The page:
RAMAKRISHNA: Clearly we will not have a situation where all parties agree to the same kind of legal measures. You have to look at what large emitters, as they’re called, you know, India and China, are doing. China closed down about 2,000 inefficient factories, and if you look at their next five-year plan, it has ambitious measures on energy efficiency. And the same thing can be said about India. So you need to factor those things in and think about not just one legal instrument, as we have historically been familiar with, but by keeping it all under public scrutiny, develop a system of naming-and-shaming and keep the pressure on the governments through these conferences and various sessions under the UN framework convention on climate change.
CURWOOD: The climate talks in Copenhagen did agree that developing countries would get some 30 billion dollars from the developed world to spend on climate mitigation and adaptation over the course of three years, and we’re now, what, one and half years into that timetable for the money. What’s it been spent on and how much has come from the countries that made these pledges?
RAMAKRISHNA: A very good question. If you ask the industrialized countries, their response is that: ‘yes we have spent a lot of that amount already.’ But if you ask the developing countries, they say: ‘no, nothing has come through so far.’ So the short answer to the question is - not much is seen so far, though one and a half years had lapsed. This really is, as the executive secretary said, the golden key. If you demonstrate that the money is flowing to where it is needed, then, more countries would want to join in the actions to reduce greenhouse gas emissions.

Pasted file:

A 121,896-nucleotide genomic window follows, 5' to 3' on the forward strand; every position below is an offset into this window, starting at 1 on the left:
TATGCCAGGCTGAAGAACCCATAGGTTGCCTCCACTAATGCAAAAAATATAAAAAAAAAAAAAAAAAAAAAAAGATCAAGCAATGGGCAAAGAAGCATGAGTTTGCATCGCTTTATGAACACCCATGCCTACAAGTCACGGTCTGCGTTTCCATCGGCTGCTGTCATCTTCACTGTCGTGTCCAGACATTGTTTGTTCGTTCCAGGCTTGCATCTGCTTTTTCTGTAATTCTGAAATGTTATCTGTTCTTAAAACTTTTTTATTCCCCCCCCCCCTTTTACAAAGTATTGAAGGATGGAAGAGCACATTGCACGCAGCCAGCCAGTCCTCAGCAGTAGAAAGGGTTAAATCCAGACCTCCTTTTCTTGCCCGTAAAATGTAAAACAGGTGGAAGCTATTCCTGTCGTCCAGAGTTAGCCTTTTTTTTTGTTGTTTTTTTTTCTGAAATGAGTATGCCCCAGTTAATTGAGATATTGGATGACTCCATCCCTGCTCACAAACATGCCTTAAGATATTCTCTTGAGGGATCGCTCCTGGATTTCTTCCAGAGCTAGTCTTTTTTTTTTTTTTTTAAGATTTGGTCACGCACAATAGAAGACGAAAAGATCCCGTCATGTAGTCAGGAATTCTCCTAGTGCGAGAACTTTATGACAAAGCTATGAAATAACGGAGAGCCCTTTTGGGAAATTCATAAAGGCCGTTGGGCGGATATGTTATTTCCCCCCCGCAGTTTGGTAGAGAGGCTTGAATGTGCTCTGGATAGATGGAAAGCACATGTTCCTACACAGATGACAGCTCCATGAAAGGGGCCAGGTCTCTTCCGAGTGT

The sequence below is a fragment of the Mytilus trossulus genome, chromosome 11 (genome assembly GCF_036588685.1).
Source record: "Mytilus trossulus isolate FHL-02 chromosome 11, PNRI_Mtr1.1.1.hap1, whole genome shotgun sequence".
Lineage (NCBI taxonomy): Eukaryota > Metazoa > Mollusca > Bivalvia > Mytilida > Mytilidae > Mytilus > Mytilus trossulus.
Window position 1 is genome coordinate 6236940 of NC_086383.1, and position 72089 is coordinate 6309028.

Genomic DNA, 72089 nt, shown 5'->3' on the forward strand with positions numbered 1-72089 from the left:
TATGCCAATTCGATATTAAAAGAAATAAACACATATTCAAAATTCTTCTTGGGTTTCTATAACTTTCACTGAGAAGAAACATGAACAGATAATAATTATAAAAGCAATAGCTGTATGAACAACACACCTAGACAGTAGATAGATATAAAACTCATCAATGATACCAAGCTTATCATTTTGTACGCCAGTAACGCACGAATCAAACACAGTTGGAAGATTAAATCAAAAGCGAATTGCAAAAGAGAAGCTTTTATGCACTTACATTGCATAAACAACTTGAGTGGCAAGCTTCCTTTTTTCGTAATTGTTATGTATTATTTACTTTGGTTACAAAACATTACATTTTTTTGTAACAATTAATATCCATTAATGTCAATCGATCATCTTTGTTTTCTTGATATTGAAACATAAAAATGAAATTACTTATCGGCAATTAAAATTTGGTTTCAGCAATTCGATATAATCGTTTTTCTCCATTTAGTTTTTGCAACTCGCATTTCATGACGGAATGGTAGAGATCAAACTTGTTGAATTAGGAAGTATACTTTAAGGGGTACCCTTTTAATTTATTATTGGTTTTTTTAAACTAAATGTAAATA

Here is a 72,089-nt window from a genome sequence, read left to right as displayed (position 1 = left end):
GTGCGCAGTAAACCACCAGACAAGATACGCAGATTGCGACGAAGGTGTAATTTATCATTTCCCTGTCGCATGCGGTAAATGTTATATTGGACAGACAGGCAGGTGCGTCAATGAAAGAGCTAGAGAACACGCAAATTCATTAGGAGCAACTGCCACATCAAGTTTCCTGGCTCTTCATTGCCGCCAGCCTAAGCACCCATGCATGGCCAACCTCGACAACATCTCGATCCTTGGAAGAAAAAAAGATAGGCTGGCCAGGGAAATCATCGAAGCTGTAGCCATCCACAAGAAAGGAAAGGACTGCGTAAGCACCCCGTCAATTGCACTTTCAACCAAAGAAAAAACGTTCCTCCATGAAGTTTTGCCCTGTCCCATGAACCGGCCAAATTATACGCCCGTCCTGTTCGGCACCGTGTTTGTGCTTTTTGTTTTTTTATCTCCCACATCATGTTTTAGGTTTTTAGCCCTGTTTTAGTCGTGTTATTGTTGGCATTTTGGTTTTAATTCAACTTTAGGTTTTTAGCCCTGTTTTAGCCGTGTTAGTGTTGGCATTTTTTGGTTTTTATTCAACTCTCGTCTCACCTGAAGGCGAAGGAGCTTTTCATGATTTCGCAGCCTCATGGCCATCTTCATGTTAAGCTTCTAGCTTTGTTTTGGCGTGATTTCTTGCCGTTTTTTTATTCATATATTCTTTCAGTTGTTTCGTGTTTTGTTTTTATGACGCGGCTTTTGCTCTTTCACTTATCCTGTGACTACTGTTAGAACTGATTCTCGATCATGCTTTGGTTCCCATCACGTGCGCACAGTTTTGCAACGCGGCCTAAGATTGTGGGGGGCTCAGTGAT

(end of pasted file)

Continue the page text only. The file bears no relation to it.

CURWOOD: Now, in Cancun, participants agreed, I believe for the first time, on a maximum temperature change, an average temperature rise, for the earth of, what, two degrees Celsius. But, Kilaparti Ramakrishna, practically what does that mean and how would one enforce such an agreement anyway?
RAMAKRISHNA: To keep the temperature increase to below two degrees Celsius, what the scientific community tells us is that by 2020, emissions will have to be at 44 billion tons. And if you were to succeed in that goal, there is only a 50 percent chance of keeping the temperature to below two degrees Celsius by 2020. But the challenge does not stop there.
Once you reach 2020, you need to reduce emissions rapidly - almost two percent per annum, going up to 2050, to keep the temperature increase at a safe level. We have never seen reductions of that kind in the history of human development. But it can be done, because there is no other alternative.
CURWOOD: How do you stay optimistic in looking at this? Our record is that we don’t seem to be able to get to reductions.
RAMAKRISHNA: I’m optimistic because, finally, this is a normal topic of conversation amongst finance ministers and presidents and prime ministers of the world. They can make it happen. It needs to be a concerted attempt at the global level like never before attempted. But if you believe this to be a global problem requiring, you know, global solutions, given the commitment that various heads of state and government demonstrated so far, it can be done.
CURWOOD: Kilaparti Ramakrishna is Vice President and Director of Policy at the Woods Hole Research Center in Massachusetts. Thank you very much, sir.
RAMAKRISHNA: Thank you very much, Steve.
CURWOOD: I'm Steve Curwood.